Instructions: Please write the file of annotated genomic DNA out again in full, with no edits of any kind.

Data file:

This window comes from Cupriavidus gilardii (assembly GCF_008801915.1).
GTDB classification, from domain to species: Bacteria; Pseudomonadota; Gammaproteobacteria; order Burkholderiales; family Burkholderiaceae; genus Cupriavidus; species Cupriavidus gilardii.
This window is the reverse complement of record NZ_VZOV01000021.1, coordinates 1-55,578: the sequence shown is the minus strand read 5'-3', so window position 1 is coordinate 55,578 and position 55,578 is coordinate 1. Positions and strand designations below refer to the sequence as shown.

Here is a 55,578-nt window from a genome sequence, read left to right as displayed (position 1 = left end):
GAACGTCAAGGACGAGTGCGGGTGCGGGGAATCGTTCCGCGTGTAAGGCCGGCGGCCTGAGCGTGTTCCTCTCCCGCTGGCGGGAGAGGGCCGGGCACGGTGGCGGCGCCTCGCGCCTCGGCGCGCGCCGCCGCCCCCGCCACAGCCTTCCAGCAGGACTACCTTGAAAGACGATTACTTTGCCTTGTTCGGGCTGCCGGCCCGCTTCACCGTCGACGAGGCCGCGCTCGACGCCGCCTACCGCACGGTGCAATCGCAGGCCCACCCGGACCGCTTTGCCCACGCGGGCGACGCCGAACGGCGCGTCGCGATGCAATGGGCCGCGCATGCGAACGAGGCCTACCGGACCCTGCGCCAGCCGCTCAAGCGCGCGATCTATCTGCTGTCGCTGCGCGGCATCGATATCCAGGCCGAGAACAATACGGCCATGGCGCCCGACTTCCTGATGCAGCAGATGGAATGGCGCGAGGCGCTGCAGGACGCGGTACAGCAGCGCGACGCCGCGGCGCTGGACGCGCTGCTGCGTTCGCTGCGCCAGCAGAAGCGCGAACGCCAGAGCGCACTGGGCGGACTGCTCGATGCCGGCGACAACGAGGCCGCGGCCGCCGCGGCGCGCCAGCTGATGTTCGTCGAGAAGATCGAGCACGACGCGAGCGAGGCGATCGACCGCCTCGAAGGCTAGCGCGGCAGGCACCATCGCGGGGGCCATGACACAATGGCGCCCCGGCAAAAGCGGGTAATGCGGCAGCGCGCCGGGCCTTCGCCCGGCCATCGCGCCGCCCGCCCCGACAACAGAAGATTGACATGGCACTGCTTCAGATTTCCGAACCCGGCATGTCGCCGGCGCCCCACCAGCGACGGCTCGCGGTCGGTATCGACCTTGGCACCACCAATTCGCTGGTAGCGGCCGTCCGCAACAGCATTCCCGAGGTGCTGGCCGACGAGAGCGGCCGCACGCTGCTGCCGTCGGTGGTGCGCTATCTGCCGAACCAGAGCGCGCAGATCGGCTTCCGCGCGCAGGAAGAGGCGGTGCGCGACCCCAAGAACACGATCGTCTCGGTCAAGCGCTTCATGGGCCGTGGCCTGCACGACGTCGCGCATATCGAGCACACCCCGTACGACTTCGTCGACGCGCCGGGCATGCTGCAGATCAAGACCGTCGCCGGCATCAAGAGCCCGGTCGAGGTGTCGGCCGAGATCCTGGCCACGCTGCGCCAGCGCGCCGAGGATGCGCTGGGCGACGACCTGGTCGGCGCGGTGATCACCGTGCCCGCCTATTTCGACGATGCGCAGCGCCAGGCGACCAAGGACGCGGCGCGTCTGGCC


This window comes from Cupriavidus gilardii (assembly GCF_008801915.1).
GTDB classification, from domain to species: Bacteria; Pseudomonadota; Gammaproteobacteria; order Burkholderiales; family Burkholderiaceae; genus Cupriavidus; species Cupriavidus gilardii.
This window is the reverse complement of record NZ_VZOV01000021.1, coordinates 1-55,578: the sequence shown is the minus strand read 5'-3', so window position 1 is coordinate 55,578 and position 55,578 is coordinate 1. Positions and strand designations below refer to the sequence as shown.

Here is a 55,578-nt window from a genome sequence, read left to right as displayed (position 1 = left end):
GAACGTCAAGGACGAGTGCGGGTGCGGGGAATCGTTCCGCGTGTAAGGCCGGCGGCCTGAGCGTGTTCCTCTCCCGCTGGCGGGAGAGGGCCGGGCACGGTGGCGGCGCCTCGCGCCTCGGCGCGCGCCGCCGCCCCCGCCACAGCCTTCCAGCAGGACTACCTTGAAAGACGATTACTTTGCCTTGTTCGGGCTGCCGGCCCGCTTCACCGTCGACGAGGCCGCGCTCGACGCCGCCTACCGCACGGTGCAATCGCAGGCCCACCCGGACCGCTTTGCCCACGCGGGCGACGCCGAACGGCGCGTCGCGATGCAATGGGCCGCGCATGCGAACGAGGCCTACCGGACCCTGCGCCAGCCGCTCAAGCGCGCGATCTATCTGCTGTCGCTGCGCGGCATCGATATCCAGGCCGAGAACAATACGGCCATGGCGCCCGACTTCCTGATGCAGCAGATGGAATGGCGCGAGGCGCTGCAGGACGCGGTACAGCAGCGCGACGCCGCGGCGCTGGACGCGCTGCTGCGTTCGCTGCGCCAGCAGAAGCGCGAACGCCAGAGCGCACTGGGCGGACTGCTCGATGCCGGCGACAACGAGGCCGCGGCCGCCGCGGCGCGCCAGCTGATGTTCGTCGAGAAGATCGAGCACGACGCGAGCGAGGCGATCGACCGCCTCGAAGGCTAGCGCGGCAGGCACCATCGCGGGGGCCATGACACAATGGCGCCCCGGCAAAAGCGGGTAATGCGGCAGCGCGCCGGGCCTTCGCCCGGCCATCGCGCCGCCCGCCCCGACAACAGAAGATTGACATGGCACTGCTTCAGATTTCCGAACCCGGCATGTCGCCGGCGCCCCACCAGCGACGGCTCGCGGTCGGTATCGACCTTGGCACCACCAATTCGCTGGTAGCGGCCGTCCGCAACAGCATTCCCGAGGTGCTGGCCGACGAGAGCGGCCGCACGCTGCTGCCGTCGGTGGTGCGCTATCTGCCGAACCAGAGCGCGCAGATCGGCTTCCGCGCGCAGGAAGAGGCGGTGCGCGACCCCAAGAACACGATCGTCTCGGTCAAGCGCTTCATGGGCCGTGGCCTGCACGACGTCGCGCATATCGAGCACACCCCGTACGACTTCGTCGACGCGCCGGGCATGCTGCAGATCAAGACCGTCGCCGGCATCAAGAGCCCGGTCGAGGTGTCGGCCGAGATCCTGGCCACGCTGCGCCAGCGCGCCGAGGATGCGCTGGGCGACGACCTGGTCGGCGCGGTGATCACCGTGCCCGCCTATTTCGACGATGCGCAGCGCCAGGCGACCAAGGACGCGGCGCGTCTGGCC